Tuesday, 15 September 2009 - 6:24 pm


The Seekers are being slowly pulled apart at the edges.

It seems that none of us are working the kitchens any more. Tia has been moved to a cleaning crew, keeping the dorms livable. Jersey now works in sanitation. I’ve hardly seen either of them, apart from at night when we pile into our bunks. I haven’t seen the boys since that time at dinner.

I caught up with the ex-Wolverine today. She’s more unhappy than I’ve ever seen her. I’d say that she’s close to a dangerous depression, except that she tends to vent her frustrations on everyone else rather than aiming it at herself. She was only too ready to unload on me when I asked her how she was doing.

She’s helping out with the water recycling, which sounds like a good thing until she mentions where they get the water to recycle. The sewage system here has been hooked up to a treatment vat, which then feeds back into everything else. No wonder the water here tastes a little strange – it was one of those things that we never thought to question, too glad that there’s water to drink in the first place.

Of course, my first thought was to wonder why they didn’t allow us to wash anything, if they could recycle the water we used. I guess they have their reasons. I think that was my brain trying to get past the revulsion.

“I spent the whole day breathing in other people’s shit,” Jersey was saying. “Only not the bitching and the whining – the real stuff.” She paused in her methodical stabbing of her food to look at me. “Do I smell of it? I can’t even tell any more.”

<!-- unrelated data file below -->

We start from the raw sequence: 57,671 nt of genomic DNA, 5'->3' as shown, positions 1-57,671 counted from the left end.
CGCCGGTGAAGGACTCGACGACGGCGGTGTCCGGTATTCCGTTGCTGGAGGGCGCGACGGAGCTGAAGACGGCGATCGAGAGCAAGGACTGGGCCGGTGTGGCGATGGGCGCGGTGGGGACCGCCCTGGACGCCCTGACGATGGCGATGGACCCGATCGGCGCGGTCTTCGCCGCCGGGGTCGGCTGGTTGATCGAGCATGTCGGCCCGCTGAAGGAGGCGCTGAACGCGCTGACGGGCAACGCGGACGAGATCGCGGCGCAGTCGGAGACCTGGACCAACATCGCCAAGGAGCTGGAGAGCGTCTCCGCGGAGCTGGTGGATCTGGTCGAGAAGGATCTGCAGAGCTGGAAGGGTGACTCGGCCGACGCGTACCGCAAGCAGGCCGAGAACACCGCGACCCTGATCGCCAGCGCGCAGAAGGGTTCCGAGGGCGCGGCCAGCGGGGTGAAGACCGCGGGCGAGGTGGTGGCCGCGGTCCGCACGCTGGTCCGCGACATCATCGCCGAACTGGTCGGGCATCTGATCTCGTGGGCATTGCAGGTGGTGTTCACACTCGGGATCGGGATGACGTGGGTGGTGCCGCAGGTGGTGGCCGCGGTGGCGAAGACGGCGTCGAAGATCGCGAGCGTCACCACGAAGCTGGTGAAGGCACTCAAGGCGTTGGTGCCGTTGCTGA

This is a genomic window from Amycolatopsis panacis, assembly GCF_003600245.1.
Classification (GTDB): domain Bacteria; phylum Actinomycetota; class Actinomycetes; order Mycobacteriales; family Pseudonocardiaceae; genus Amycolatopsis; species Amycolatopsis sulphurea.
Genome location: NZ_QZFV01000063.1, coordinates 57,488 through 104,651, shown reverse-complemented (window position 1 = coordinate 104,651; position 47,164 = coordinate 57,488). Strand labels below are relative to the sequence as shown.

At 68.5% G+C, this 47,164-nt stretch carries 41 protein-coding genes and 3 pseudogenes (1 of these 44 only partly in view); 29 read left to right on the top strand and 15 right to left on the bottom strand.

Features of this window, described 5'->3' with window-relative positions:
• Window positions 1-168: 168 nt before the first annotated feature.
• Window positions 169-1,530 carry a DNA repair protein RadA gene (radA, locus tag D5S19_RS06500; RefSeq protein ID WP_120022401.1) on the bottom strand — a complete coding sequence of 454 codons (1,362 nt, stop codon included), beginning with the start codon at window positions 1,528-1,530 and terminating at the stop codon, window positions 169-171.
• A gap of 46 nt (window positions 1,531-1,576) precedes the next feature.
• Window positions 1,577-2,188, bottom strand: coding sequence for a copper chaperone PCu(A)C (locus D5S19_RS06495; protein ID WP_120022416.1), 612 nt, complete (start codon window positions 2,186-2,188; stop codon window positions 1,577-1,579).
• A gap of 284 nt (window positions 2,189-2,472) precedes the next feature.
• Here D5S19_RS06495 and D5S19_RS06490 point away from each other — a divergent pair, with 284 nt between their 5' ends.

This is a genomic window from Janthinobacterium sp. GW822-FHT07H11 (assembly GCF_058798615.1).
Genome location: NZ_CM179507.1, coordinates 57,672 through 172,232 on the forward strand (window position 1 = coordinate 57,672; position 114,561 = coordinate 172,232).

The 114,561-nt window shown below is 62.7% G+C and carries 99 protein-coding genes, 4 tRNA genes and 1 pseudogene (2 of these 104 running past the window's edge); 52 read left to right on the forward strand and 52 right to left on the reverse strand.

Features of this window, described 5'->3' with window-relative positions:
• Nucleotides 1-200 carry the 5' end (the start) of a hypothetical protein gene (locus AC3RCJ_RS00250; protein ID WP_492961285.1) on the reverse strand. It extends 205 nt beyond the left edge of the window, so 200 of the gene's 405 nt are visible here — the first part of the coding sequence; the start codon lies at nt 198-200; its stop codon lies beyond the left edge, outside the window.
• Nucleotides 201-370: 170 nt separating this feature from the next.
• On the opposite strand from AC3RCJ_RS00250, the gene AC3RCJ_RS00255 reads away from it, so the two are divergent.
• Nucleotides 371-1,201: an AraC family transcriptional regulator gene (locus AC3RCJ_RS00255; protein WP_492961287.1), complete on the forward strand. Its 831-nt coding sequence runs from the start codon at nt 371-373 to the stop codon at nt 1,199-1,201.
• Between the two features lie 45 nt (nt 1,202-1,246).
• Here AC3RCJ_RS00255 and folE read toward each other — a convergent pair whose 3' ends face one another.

I paused and tried to filter the scents in the room. Smell isn’t one of the senses that I pay a lot of attention to any more. I used to be so concerned about it, always wearing perfume and making sure I was clean. Now, everyone is unwashed, stained, soiled. Dirty and grimy and a little bit over-ripe. The latrines positively hum with their burden of scent – some of the ‘sewage system’ is a series of buckets that need to be emptied regularly. I’m so inured to the everyday stink that it’s not easy to pick up other things, and it’s never a good idea to breathe too deep in a room full of people and questionable food. .

“No,” I told her. It seemed like the safest answer.

She grunted and forced down a few mouthfuls. “You know, they usually give out latrine duty as a punishment. So how come I got stuck there? I didn’t do anything. One more day of this shit and I’m going on strike.”

I told her that they probably had a shortage of naughty hands and just needed the help. Neither of us really believed it but who wants to rock the boat? She’s doing as she’s asked under sufferance, but at least she’s doing it. I don’t know what will happen if she refuses to work. Something tells me that they won’t appreciate it. Stick with it, I told her. It won’t be forever. Temporary.

That’s what this place feels like to me – a step to something else. But we’re not going anywhere, not moving towards anything; we’re all working to maintain what we’ve got right here. Maybe that’s why I can’t settle: I can’t resolve the contradiction that underlies Haven. So many promises, so much work to do, but so few real answers until you go down to look in the creepy basement.

Maybe it’s just that I don’t have a place yet. I feel part of nothing, separated from my friends and superfluous. The infirmary doesn’t need me and everyone else is okay. Haven would get along fine without me.

I can’t tell if this is my own selfishness talking, or if this is how Haven wears us down. Today, I looked at Jersey considering rebellion and wondered.